Developer: Silicon Studios | Publisher: Square Enix | Played On: 3DS | Price: $39.99 | ESRB: Teen [Fantasy Violence, Mild Blood, Mild Suggestive Themes, Use of Alcohol]
From time to time we are graced with a video game so elegantly and flawlessly done that it lays the groundwork for all future games in its genre. When the original Final Fantasy was released on the NES it was like no other RPG before it, shaping how turn-based role playing games would be done for years to come. While as of late the Final Fantasy series has gone in every direction imaginable, it seems only fitting that a game so heavily influenced by the earlier games should come along to remind us just how excellent the traditional JRPG can be. Bravely Default on the Nintendo 3DS brings innovation to the genre and is a celebration of everything that made those early JRPGs beloved by many.
Bravely Default looks, feels, and plays like an older Final Fantasy game, specifically the PS1 Final Fantasy: battles are turn-based; items like Phoenix Downs and Echo Herbs are used frequently; there are more than two dozen jobs to experiment with and master; etc. The story snares you from the very beginning and it’s full of melodramatic moments and humorous characters. This is truly a Final Fantasy sequel in all but name. The tried and true formula works perfectly and will please any JRPG fan. Think of your fondness of any RPG on the PS1 or earlier and you’ll likely appreciate Bravely Default accordingly.
Perhaps the biggest aspect that sets Bravely Default apart from its predecessors and competition is the games unique approach to battles. Because battles are turn-based, you can take as much time as you need to plan out your attacks and not worry about your opponent smacking you around as you frantically assign tasks. But why should you take your next turn after your opponent attacks? What if you could just take four turns in a row and wipe out your enemies before they even get a chance to retaliate?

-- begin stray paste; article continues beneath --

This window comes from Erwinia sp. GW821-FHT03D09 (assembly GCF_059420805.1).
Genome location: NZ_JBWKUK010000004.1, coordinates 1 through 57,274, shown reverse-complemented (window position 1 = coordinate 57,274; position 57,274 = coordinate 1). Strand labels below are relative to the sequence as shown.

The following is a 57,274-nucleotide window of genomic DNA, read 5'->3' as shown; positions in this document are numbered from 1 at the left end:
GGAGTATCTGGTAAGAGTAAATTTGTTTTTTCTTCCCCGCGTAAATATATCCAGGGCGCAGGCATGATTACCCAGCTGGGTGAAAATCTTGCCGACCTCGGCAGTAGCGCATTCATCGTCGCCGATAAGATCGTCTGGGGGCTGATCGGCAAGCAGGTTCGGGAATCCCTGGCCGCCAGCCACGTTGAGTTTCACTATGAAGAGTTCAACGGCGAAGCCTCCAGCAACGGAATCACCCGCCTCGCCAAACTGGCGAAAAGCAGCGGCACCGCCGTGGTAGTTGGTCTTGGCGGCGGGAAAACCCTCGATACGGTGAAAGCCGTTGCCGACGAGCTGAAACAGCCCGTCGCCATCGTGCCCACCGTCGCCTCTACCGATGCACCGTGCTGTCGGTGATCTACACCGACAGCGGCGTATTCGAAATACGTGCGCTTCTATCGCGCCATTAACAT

Bravely Default lets you do just that.
By “defaulting” on your turn you give up any actions taken in that round, but bank that turn to use in the future. Alternatively, you can also choose “brave” and take future turns immediately, passing on taking actions in those rounds when they come up later. The risk/reward system gives each battle a lot of flexibility and brings in tons of new strategies for combat. Taking four turns in a row may seem unfair but enemies can do the same, which makes boss battles incredibly challenging but oh so rewarding.
Adding to the complexity and excitement of battle are the incredible amount of roles to undertake. Genre staples like the healing White Mage and physical powerhouse Knight are here to enjoy, but playing the more unique Merchant (who uses money to fight foes) and Salve Maker (who combines and uses items), for example, are just as exciting. Defeating enemies earns Job Points which are used to determine the job level for each character. By playing a job thoroughly you unlock the full potential of each profession. The Monk may seem weak at level 1, but when he’s dealing thousands of damage with each fist you’re left wondering why you ever doubted his martial abilities. You’re free to change jobs whenever you’d like, and you’ll unlock more jobs as you complete quests. The steady stream of new jobs to try had me adjusting my team countless times, trying to balance physical and defensive prowess among my four party members. Then I’d unlock a new job and everything was thrown off! It was great!
When you’re not changing jobs and beating enemies into a pulp you’ll be doing a lot of reading. Thankfully all of the scripted story segments are fully voiced. The voice actors do a good job bringing each character to life and giving them a personality. The womanizer Ringabel’s advances sound even creepier when delivered with dramatic emphasis and inflection. Every major player in the story and even most of the NPCs are voiced as well, helping to make the decent amount of text to read much more manageable.